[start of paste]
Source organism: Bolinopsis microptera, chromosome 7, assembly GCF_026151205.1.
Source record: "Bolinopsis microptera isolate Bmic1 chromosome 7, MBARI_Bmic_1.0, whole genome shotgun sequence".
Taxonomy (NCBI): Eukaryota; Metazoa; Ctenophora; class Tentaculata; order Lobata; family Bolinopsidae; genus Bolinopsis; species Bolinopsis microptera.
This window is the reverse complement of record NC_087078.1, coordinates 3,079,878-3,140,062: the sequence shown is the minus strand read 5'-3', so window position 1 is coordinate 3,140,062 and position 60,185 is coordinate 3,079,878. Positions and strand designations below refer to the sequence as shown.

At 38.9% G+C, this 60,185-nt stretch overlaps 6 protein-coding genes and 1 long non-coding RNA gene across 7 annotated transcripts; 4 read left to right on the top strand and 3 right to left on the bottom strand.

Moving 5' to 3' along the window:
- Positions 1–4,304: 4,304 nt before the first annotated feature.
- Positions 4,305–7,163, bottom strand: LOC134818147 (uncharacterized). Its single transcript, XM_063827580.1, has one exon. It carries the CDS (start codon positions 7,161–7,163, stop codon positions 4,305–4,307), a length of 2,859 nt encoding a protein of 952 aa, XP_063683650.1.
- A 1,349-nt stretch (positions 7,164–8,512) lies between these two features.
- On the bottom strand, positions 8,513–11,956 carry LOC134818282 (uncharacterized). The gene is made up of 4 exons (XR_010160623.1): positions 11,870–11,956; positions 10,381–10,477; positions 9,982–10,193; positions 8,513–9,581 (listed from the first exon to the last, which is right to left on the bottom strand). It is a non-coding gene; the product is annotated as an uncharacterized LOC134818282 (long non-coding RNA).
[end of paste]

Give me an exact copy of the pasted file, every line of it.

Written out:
Source organism: Bolinopsis microptera, chromosome 7, assembly GCF_026151205.1.
Source record: "Bolinopsis microptera isolate Bmic1 chromosome 7, MBARI_Bmic_1.0, whole genome shotgun sequence".
Taxonomy (NCBI): Eukaryota; Metazoa; Ctenophora; class Tentaculata; order Lobata; family Bolinopsidae; genus Bolinopsis; species Bolinopsis microptera.
This window is the reverse complement of record NC_087078.1, coordinates 3,079,878-3,140,062: the sequence shown is the minus strand read 5'-3', so window position 1 is coordinate 3,140,062 and position 60,185 is coordinate 3,079,878. Positions and strand designations below refer to the sequence as shown.

At 38.9% G+C, this 60,185-nt stretch overlaps 6 protein-coding genes and 1 long non-coding RNA gene across 7 annotated transcripts; 4 read left to right on the top strand and 3 right to left on the bottom strand.

Moving 5' to 3' along the window:
- Positions 1–4,304: 4,304 nt before the first annotated feature.
- Positions 4,305–7,163, bottom strand: LOC134818147 (uncharacterized). Its single transcript, XM_063827580.1, has one exon. It carries the CDS (start codon positions 7,161–7,163, stop codon positions 4,305–4,307), a length of 2,859 nt encoding a protein of 952 aa, XP_063683650.1.
- A 1,349-nt stretch (positions 7,164–8,512) lies between these two features.
- On the bottom strand, positions 8,513–11,956 carry LOC134818282 (uncharacterized). The gene is made up of 4 exons (XR_010160623.1): positions 11,870–11,956; positions 10,381–10,477; positions 9,982–10,193; positions 8,513–9,581 (listed from the first exon to the last, which is right to left on the bottom strand). It is a non-coding gene; the product is annotated as an uncharacterized LOC134818282 (long non-coding RNA).